HC Deb 20 March 1917 vol 92 cc571-3

asked the Chief Secretary for Ireland (1) whether the arrest and deportation of Mr. J. J. O' Kelly, without charge or trial, was-because he is secretary of the Society for the Preservation of the Irish Language, a purely literary body, which has been publishing an annual volume of Irish literature and has undertaken a scheme for writing the whole history of Ireland in modern Irish based on the baronial division; whether the material for the annual report of this society, taken from Mr. O' Kelly's house by the military last May, will now be returned to him; (2). whether the arrest and deportation of Mr. J. J. O' Kelly, without charge or trial, was because he is vice-president of the Gaelic League, and a member of and constant attendant on its four most active subcommittees, namely, the Oireachtas committee, which holds an annual festival extending over a week, and is devoted to the revival of the language, literature, social customs, songs, stories, music, art, pastimes, and industries of Ireland; the finance committee; the publications committee; the committee charged with education and organisation; and whether all these activities are now held to be illegal; and (3) whether the arrest and deportation of Mr. J. J. O' Kelly, without charge or trial, was due to his criticism in the "Catholic Bulletin" of the proposal to partition Ireland, or to his criticism of the Hardinge Commission on-the insurrection, or to his criticism of the financial provisions in the Government of Ireland Act, or to his criticism of the three Irish Members of Parliament on whose advice Ireland has been ruled in recent years; and whether all or any of such criticisms are now held to be illegal?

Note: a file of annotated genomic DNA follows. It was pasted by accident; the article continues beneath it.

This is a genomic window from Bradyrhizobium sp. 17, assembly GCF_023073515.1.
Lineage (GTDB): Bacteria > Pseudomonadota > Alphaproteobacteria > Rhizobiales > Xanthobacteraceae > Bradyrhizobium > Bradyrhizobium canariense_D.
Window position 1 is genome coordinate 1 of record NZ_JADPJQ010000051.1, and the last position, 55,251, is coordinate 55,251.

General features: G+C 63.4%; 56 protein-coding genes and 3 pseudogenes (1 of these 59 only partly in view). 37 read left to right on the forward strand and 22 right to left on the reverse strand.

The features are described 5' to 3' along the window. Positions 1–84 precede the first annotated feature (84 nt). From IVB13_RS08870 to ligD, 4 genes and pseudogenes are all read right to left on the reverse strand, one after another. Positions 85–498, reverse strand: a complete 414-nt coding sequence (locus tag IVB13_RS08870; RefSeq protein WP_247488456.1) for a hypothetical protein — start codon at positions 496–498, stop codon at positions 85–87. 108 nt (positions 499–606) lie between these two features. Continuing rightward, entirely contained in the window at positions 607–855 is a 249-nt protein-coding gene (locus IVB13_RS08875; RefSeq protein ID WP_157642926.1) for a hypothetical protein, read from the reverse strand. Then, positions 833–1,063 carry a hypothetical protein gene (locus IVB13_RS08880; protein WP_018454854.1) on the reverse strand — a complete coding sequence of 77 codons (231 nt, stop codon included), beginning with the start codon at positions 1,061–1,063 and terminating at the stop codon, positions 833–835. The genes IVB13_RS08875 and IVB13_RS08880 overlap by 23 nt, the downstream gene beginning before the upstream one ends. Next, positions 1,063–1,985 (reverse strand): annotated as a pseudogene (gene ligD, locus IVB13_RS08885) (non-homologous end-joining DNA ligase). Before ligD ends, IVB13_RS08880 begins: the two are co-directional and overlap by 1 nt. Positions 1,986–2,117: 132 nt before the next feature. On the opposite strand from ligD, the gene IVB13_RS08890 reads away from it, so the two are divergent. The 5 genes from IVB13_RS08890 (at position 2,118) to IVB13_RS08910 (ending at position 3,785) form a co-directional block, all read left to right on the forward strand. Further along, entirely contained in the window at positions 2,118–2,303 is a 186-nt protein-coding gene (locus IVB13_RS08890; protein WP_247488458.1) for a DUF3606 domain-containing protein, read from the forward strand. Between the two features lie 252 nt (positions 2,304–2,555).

I can add nothing to the answers I have made to the numerous questions asked by the hon. Member on this subject.


The right hon. Gentleman has not informed the House whether any of these activities are illegal, and why this gentleman has been deported without charge or trial. May I ask for an answer to the question on the Paper, whether those are the offences? Mr. Speaker, am I not entitled to an answer?


The hon. Member has had his answer.


No; I have had no answer.


It may not suit the hon. Member, but he has had an answer.


Has this gentleman committed any offence whatever?


asked the Chief Secretary for Ireland, seeing that the War Office and the Home Office say that the control and maintenance of those deported from Ireland without charge or trial rest with the Irish Office, will he say what the intentions of the Government are regarding the places in which, the conditions under which, and the time for which the deportees are to be compelled to reside; why Irish newspapers sent to them by friends are not allowed to reach them: and what are the arrangements for their maintenance and the maintenance of their dependent families in Ireland deprived of their breadwinners?


The matters mentioned in the first part of the question are controlled by the military authorities under the Defence of the Realm Regulations, and] cannot find that any suggestion to the contrary has been made. No stoppage of newspapers has been made by any Irish Department; or, so far as I know, by any Department. In any case in which the question of dependants arises inquiry will be made, and any necessary action directed.

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